What’s happening in Maldives?

DISCLAIMER: Matters as well as events and dates are subjected to change which include those that are mentioned in this article. New developments have been implemented following the situation of the COVID-19 in Maldives.

Ever wondered what is happening at the sunny side of life during COVID-19 pandemic?

Well, it is worth noting that the Maldives is faring very well because of the initiatives shown by the government during such unprecedented time. The government managed to keep the quantity of those who are infected to lower than 30 cases through strict screening and testings despite the country lacks in clinical and medical assets. I was actually worried that the current government (very left-winged, liberal and spot incredible accentuation on freedom and uniformity) will be excessively delicate on the circumstance; bringing about delayed decisions that are not severe or powerful enough to keep the ticking time bomb of COVID-19 from detonating. Notwithstanding, they took intense measures that were essential for keeping the public safe. The wellbeing of the individuals was prioritized over the economy as they settled on striking choices, for example, prohibiting most travelers flying in, even though travel and tourism is the largest economic industry in Maldives.

From what I have heard, the government took on extreme measures to even prohibit a program on Channel 13 as they were spreading bogus data about the infection and the use of language that they use to address such issues. This move caught me off guard as it was remarkable; one that isn’t much similar to the methods of reasoning resounded for the yellow fevers in Maldives. Nonetheless, it made me solidly accepted that the current government immovably holds the rules of the circumstance. Obviously, as a matter of fact, there is to such an extent that an administration can do to tame such a pandemic. However, doctors say the threat of the pandemic is still high in the Maldives.

There has been a State of Public Health Emergency declared in Maldives since 12th March 2020 and travel restrictions have been imposed to countries with high risk of the COVID-19 virus. Now, there is a curfew from 5pm-8pm in Male’, Villimale’ and Hulhumale’ until further notice. This was imposed as a part of government’s efforts to curb the coronavirus spread. During this time, people are highly recommended to stay home, practice more social distancing and practice good personal hygiene. Also, gatherings of more than three people are banned at all times.

Sinamale’ Bridge during the curfew hours. Source: Vaguthu.mv

But, how many are abiding by the measures and rules given by the Health Protection Agency (HPA) and the government? After seeing the social media platforms of most Maldivians, it was seen that they are doing the opposite of what the government have advised them to do. There is less social distancing being practiced at homes and in public places. People are still going out and about for the whole day especially pass curfew times, but these people who violate the curfew restrictions are fined. It has been noted that the moment the curfew comes to an end, many people will venture out at once which might lead to another frightening outbreak. Islanders have been going to picnics in the nearby islands and going to fishing trips in large groups. Children were seen at the parks playing instead of being at home have something to do with the negligence from the parents. Some even sneaked out of their homes to attend birthday parties held at their relative’s or friend’s place. The use of face masks in the public have also been a debate among the Maldivians because of the issues surrounding the wearing of face masks.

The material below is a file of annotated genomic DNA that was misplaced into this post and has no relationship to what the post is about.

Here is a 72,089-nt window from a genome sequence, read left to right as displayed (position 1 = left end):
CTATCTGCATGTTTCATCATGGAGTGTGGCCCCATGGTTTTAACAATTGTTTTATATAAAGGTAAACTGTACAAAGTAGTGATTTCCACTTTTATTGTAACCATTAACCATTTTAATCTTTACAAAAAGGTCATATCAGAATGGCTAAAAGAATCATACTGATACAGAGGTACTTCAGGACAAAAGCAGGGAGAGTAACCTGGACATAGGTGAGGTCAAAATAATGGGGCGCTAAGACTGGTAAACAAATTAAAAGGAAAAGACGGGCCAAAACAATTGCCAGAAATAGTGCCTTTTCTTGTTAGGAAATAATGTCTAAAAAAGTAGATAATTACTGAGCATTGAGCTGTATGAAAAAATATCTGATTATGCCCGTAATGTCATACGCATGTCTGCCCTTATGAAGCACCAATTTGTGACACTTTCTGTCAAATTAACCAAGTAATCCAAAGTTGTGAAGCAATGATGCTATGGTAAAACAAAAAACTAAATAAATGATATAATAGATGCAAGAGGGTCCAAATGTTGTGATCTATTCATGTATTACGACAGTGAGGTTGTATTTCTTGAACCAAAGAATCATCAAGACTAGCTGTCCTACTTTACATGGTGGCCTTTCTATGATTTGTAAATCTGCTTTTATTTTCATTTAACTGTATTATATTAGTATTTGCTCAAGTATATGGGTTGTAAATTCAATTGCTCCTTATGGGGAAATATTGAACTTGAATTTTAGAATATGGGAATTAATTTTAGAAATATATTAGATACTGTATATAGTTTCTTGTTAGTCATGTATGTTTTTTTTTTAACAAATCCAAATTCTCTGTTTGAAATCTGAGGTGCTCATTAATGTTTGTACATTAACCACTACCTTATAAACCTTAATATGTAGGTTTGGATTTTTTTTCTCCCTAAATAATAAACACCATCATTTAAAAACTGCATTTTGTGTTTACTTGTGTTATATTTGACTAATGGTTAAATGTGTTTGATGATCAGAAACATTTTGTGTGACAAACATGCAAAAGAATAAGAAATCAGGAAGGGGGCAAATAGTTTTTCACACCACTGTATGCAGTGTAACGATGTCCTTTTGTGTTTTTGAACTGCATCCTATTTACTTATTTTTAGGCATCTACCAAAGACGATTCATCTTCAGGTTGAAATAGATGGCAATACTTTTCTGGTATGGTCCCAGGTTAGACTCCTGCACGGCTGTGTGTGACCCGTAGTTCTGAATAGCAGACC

In my opinion, for the Maldivians, the COVID-19 pandemic is just another news headline. They are not taking this pandemic seriously. They should be glad that it is not a 24-hour lockdown as the curfew times should be taken as an opportunity to get protection from the illness. People refusing to stay at home and practice social distancing reminds me of the reckless and carefree society that we live in. There is no doubt that it is difficult to stay home every day without going out for multitude of reasons. Some might feel that being made to stay home is like taking away their freedom and individual rights and in the end always blame the government for whatever mishap that happens in the country or to them. However, when it comes down to the greater good of the society, one should be willing to sacrifice their freedom always. A balance between individual rights and public safety is an everchanging thing. Maldivians need to understand that being careless and ignoring the symptoms of the virus might put the whole country at risk.

An empty street during the curfew hours in Male’ city. Source: Vaguthu.mv

What we need during this emergency for any country is a government and a leader who rushes to act, very much informed and places assurance for every individual regardless of anything else. There are several things that we might be able to gain and follow from different nations on what they have done as well chose to not do. Most importantly, we must educate ourselves and act responsibly, for the good of us and everyone in the society. It is because health and safety should come first to make sure that we are able to maintain and endure this difficulty together.

Written by Fathimath Eemaau Mohamed

DISCLAIMER: Views expressed in this article are those of the author and they do not necessarily represent the position of UNM IGNITE.